Also known as arsenic poisoning, arsenicosis is usually caused by groundwater contaminated by industrial plants. The groundwater in China, Mexico, and the US have high levels of arsenic. Ingesting water contaminated with arsenic over a long period can result in poisoning. The substance has no taste or odor, so people may not realize they were exposed until they encounter symptoms such as diarrhea, darkening skin, and vomiting.
This water-borne disease most often originates in streams and ponds and is transmitted through the contaminated water. These microscopic parasites in the water, known as Giardia, cause an infection that can clear up in a few weeks. Some exposed can experience abdominal pain, diarrhea, cramps, bloating, nausea, and weight loss for years to follow.
6. Escherichia Coli (E.coli)
The bacteria Escherichia Coli, otherwise referred to as E.coli, can be useful for our intestinal tract, however, it can be dangerous as well. Animal waste in the land where foods such as ground beef are processed and in the water sources can spread this disease. A person will experience the primary symptoms of a water-borne illness, which usually passes within a week. Young children and the elderly have a greater chance of developing symptoms that can be life-threatening. If diarrhea contains blood, a physician should be contacted.
Salmonella is a common bacterial water-borne disease that affects the intestinal tract. Infection typically occurs through water and food. Most people show no symptoms while others develop abdominal cramps, diarrhea, and fever within eight to seventy-two hours after infected and recover within a few days after. In some cases, diarrhea can cause dehydration, which will need prompt medical attention. If the bacteria, otherwise known as salmonellosis, spreads beyond the intestines, it can become life-threatening.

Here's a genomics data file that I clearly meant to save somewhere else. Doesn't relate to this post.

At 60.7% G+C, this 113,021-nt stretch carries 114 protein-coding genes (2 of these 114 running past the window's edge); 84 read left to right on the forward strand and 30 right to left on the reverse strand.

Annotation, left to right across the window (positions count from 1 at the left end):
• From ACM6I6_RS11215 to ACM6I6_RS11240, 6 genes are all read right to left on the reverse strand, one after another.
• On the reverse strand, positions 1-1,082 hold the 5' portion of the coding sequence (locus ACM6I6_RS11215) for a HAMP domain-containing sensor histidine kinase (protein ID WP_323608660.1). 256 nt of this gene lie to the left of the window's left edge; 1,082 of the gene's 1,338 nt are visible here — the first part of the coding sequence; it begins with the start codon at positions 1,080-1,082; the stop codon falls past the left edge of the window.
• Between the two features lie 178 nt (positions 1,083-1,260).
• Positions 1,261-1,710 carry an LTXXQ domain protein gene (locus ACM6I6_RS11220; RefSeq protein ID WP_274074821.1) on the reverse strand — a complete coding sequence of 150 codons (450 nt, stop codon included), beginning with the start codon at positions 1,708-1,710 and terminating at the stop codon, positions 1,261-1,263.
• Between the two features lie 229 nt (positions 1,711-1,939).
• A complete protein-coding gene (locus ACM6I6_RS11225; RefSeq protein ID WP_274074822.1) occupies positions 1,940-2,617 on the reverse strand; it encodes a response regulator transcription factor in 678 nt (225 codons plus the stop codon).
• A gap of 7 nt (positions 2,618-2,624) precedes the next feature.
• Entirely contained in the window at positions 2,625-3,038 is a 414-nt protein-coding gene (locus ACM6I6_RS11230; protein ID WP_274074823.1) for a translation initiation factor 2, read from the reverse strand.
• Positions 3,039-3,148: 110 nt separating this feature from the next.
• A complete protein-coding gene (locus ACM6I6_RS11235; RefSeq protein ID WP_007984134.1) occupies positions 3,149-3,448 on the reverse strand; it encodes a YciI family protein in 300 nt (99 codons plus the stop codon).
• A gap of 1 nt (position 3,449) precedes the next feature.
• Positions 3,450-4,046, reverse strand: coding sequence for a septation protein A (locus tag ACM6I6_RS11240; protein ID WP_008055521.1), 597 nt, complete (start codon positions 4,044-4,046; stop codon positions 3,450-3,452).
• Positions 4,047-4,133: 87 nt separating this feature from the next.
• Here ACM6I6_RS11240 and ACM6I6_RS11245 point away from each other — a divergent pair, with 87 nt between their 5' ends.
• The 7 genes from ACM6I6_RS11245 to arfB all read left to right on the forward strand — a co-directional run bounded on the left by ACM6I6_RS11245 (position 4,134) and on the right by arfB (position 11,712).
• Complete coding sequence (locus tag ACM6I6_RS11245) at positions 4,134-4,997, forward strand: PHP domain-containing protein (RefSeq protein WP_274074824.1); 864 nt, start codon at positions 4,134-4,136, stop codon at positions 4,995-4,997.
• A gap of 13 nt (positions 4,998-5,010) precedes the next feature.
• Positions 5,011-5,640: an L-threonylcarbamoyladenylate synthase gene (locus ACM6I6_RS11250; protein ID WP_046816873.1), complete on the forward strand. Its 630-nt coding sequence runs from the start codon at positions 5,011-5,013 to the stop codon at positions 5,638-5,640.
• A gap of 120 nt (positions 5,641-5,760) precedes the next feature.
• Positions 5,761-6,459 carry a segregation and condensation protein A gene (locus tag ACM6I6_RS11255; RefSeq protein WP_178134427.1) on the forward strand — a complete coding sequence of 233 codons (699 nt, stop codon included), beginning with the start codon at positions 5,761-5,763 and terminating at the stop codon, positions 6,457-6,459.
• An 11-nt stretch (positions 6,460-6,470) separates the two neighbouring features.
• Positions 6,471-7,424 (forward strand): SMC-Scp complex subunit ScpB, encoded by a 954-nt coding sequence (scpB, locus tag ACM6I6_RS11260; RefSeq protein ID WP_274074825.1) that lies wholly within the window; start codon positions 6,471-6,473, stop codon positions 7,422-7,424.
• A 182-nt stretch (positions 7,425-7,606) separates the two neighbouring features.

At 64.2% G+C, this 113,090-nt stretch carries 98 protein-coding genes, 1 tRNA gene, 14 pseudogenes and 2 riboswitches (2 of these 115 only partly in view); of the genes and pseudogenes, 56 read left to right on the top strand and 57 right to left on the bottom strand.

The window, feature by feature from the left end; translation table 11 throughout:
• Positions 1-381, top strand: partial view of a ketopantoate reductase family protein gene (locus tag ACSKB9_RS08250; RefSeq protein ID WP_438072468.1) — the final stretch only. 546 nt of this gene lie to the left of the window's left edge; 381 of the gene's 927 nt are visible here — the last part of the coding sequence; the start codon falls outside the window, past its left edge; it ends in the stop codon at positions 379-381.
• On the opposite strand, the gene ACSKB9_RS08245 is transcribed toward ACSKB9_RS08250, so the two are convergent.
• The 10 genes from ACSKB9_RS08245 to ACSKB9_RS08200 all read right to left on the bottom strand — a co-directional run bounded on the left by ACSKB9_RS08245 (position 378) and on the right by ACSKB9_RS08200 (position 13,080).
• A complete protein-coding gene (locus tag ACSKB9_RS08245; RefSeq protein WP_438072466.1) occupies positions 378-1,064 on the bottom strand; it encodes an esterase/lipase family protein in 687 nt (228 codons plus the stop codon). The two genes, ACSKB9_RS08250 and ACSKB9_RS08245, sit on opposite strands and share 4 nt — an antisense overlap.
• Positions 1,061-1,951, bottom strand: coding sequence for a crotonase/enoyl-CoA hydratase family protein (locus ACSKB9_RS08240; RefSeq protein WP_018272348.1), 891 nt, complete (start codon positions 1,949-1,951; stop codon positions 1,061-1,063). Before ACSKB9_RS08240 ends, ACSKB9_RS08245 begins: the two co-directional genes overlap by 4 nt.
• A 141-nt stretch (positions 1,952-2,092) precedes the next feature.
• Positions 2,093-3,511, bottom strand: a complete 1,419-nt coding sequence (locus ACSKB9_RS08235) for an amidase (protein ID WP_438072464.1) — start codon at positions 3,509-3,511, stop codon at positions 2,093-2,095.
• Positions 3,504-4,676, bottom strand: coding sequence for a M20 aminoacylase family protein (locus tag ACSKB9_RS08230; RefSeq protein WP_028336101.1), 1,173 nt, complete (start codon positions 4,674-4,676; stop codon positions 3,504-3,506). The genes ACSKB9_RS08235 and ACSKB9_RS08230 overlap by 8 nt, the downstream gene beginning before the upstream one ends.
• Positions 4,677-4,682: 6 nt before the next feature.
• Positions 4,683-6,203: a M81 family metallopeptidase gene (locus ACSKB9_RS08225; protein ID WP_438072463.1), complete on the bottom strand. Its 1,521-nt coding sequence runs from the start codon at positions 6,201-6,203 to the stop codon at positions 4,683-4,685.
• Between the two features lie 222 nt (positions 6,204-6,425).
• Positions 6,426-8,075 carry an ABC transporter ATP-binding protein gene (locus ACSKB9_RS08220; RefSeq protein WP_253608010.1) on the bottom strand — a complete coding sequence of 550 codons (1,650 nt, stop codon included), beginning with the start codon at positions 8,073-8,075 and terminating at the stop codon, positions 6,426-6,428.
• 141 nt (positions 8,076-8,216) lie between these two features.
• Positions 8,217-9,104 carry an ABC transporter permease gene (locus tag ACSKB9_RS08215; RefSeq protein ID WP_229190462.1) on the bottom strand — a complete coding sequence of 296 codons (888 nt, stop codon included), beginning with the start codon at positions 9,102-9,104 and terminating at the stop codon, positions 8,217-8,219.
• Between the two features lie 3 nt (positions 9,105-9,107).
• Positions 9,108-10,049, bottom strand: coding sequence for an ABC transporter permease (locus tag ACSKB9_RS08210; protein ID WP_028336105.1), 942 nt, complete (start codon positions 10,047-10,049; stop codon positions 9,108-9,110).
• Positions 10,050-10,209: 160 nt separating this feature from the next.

8. Typhoid Fever and Paratyphoid Fever
Typhoid fever, caused by Salmonella typhi bacteria, is more evident in developing countries but is no less harmful in industrialized nations. Infection can result in diarrhea or constipation, headache, fever, and abdominal pain. The spread of the bacteria occurs most commonly through contaminated food or water and fecal-oral transmission.
9. Hepatitis A
Hepatitis A is one type of hepatitis that results from infection from the hepatitis A virus (HAV). It is transmitted to a person while ingesting liquid or food that has been contaminated with fecal matter that contains the virus. Hepatitis A is an acute type of hepatitis, which usually requires no medical treatment. Common symptoms may be abdominal pain, flu-like symptoms, dark stook, light-colored urine, loss of appetite, weight loss, and jaundice, which is the yellowing of skin or eyes.
Keep Safe From Water-Borne Diseases
At All American Environmental, we are professionals at environmental consulting and contracting. If you feel your water at your home, industrial or commercial property is unsafe get in touch with us immediately. We will be happy to assess your situation to make sure the water is safe.